AppRegistry creates a new tag on the resource groups: EnableAWSServiceCatalogAppRegistry, true

You should not modify this tag. Modifying this tag results in AppRegsitry losing permissions to manage Service linked resource groups created for applications and associated stacks.

Service-Linked Role Permissions for AWS Service Catalog AppRegistry

AppRegistry uses the service-linked role named AWSServiceRoleForAWSServiceCatalogAppRegistry to enable AppRegistry to call AWS APIs on your behalf.

The AWSServiceRoleForServiceCatalogAppRegistry service-linked role trusts the servicecatalog-appregistry.amazonaws.com service principal to assume the role.

The role permissions policy allows AppRegistry to complete the following actions on the specified resources:

{ "Version": "2012-10-17", "Statement": [ { "Effect": "Allow", "Action": "cloudformation:DescribeStacks", "Resource": "*" }, { "Effect": "Allow", "Action": [ "resource-groups:CreateGroup", "resource-groups:Tag" ], "Resource": "*", "Condition": { "StringEquals": { "aws:RequestTag/EnableAWSServiceCatalogAppRegistry": "true" } } }, { "Effect": "Allow", "Action": [ "resource-groups:DeleteGroup", "resource-groups:UpdateGroup", "resource-groups:GetGroup", "resource-groups:GetTags", "resource-groups:Tag", "resource-groups:Untag" ], "Resource": "*", "Condition": { "StringEquals": { "aws:ResourceTag/EnableAWSServiceCatalogAppRegistry": "true" } } } ] }

You must configure permissions to allow an IAM entity (such as a user, group, or role) to create, edit, or delete a service-linked role. For more information, see Service-Linked Role Permissions in the IAM User Guide.

To allow an IAM entity to create the AWSServiceRoleForServiceCatalogAppRegistry service-linked role, add this statement to the permissions policy for the IAM entity that needs to create the service-linked role.

{ "Effect": "Allow", "Action": [ "iam:CreateServiceLinkedRole" ], "Resource": "arn:aws:iam::*:role/aws-service-role/servicecatalog-appregistry.amazonaws.com/AWSServiceRoleForServiceCatalogAppRegistry*", "Condition": {"StringLike": {"iam:AWSServiceName": "servicecatalog-appregistry.amazonaws.com"}} }

Creating a service-linked role for AWS Service Catalog AppRegistry

When the customer requests a specific operation, our service automatically creates the role. When you create an application or update and existing application in the AWS Management Console, the AWS CLI, or the AWS API, AppRegistry creates the service-linked role for you.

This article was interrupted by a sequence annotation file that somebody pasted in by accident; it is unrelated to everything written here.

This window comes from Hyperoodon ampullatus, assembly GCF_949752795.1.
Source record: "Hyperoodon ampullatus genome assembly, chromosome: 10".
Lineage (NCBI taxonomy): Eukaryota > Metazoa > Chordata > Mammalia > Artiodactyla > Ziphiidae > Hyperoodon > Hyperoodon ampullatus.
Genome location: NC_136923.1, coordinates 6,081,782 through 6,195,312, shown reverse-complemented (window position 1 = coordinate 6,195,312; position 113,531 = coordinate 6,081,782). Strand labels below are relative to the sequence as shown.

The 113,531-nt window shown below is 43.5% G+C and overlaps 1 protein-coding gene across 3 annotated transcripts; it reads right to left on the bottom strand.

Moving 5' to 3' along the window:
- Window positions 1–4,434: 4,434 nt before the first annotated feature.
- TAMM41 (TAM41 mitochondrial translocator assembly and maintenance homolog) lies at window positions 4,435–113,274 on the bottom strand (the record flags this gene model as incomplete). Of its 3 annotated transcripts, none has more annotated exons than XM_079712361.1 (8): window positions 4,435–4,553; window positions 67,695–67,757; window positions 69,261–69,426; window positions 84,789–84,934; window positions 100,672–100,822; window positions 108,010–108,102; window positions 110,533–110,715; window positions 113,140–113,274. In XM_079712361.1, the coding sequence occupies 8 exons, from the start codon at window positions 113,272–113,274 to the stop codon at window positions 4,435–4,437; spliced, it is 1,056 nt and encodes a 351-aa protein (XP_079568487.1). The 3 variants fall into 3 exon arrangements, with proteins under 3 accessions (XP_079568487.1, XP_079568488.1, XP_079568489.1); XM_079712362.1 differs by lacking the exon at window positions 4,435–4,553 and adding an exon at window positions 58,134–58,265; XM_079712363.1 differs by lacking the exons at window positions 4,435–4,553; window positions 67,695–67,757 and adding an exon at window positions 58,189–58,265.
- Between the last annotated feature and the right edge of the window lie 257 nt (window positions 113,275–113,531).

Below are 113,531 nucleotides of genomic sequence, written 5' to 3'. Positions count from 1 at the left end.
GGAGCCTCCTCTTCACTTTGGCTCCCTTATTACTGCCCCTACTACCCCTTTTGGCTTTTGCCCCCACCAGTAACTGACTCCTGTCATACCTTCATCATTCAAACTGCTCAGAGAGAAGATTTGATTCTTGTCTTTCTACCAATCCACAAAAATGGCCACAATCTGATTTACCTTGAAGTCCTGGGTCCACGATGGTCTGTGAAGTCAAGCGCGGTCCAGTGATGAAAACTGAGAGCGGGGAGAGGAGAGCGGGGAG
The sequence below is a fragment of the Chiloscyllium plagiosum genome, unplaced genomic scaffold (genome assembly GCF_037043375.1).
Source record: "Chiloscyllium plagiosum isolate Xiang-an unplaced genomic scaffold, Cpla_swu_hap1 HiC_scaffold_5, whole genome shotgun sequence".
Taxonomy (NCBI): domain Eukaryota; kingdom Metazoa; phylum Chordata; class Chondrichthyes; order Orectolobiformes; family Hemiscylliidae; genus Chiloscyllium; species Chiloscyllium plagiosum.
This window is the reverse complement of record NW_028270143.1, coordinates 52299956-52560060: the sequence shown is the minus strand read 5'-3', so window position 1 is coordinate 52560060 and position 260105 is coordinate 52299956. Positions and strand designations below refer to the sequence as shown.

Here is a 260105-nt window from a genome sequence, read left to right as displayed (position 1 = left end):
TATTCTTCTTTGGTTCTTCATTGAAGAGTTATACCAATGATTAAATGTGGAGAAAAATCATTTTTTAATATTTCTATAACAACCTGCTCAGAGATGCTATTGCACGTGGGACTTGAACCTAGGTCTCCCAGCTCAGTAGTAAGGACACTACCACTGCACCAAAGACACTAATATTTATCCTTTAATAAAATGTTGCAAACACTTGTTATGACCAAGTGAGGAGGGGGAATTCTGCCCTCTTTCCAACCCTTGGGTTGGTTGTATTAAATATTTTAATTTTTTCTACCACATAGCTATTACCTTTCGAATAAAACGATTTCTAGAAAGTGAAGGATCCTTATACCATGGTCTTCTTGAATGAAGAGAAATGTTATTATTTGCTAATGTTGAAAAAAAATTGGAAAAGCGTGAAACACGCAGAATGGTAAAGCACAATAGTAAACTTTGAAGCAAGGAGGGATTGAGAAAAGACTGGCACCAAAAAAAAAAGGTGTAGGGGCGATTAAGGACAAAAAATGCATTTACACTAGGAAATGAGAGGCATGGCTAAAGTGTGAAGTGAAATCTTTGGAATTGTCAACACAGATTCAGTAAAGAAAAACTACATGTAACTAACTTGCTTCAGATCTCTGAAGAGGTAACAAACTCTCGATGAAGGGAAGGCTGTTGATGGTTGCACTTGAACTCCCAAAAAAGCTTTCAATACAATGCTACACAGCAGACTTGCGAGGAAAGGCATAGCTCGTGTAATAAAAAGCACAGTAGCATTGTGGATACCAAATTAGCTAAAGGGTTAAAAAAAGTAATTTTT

Important

This service-linked role can appear in your account if you completed an action in another service that uses the features supported by this role.

If you delete this service-linked role, and then need to create it again, you can use the same process to recreate the role in your account. When you create and application or update an existing application, AppRegistry creates the service-linked role for you again. For more information, see Deleting a Service-Linked Role for AWS Service Catalog AppRegistry.

You can also use the IAM console to create a service-linked role with the AWSServiceRoleForAWSServiceCatalogAppRegistry use case. In the AWS CLI or the AWS API, create a service-linked role with the servicecatalog-appregistry.amazonaws.com service name. For more information, see Creating a service-linked role in the IAM User Guide. If you delete this service-linked role, you can use this same process to create the role again.

Editing a Service-Linked Role for AWS Service Catalog AppRegistry

After you create a service-linked role, you cannot change the name of the role because various entities might reference the role. But you can use the IAM console, CLI, or API to edit the service-linked role’s description.

For more information, see Editing a service-linked role in the IAM User Guide.

Deleting a Service-Linked Role for AWS Service Catalog AppRegistry

If you no longer need to use a feature or service that requires a service-linked role, we recommend that you delete that role. That way you don’t have an unused entity that is not actively monitored or maintained. However, you must clean the resources for your service-linked role before you can manually delete it.

You can use AppRegistry to clean resources and then use the IAM console, CLI, or API to perform the deletion.

To clean your service-linked role’s resources before manual deletion, you must first disassociate all resources from applications. Next disassociate all attribute groups form applications. Then you can delete the applications.

Supported Regions for AWS Service Catalog AppRegistry Service-Linked Roles

AppRegistry supports using service-linked roles in all of the regions where the service is available. For more information, see AWS Regions and Endpoints in the AWS General Reference guide.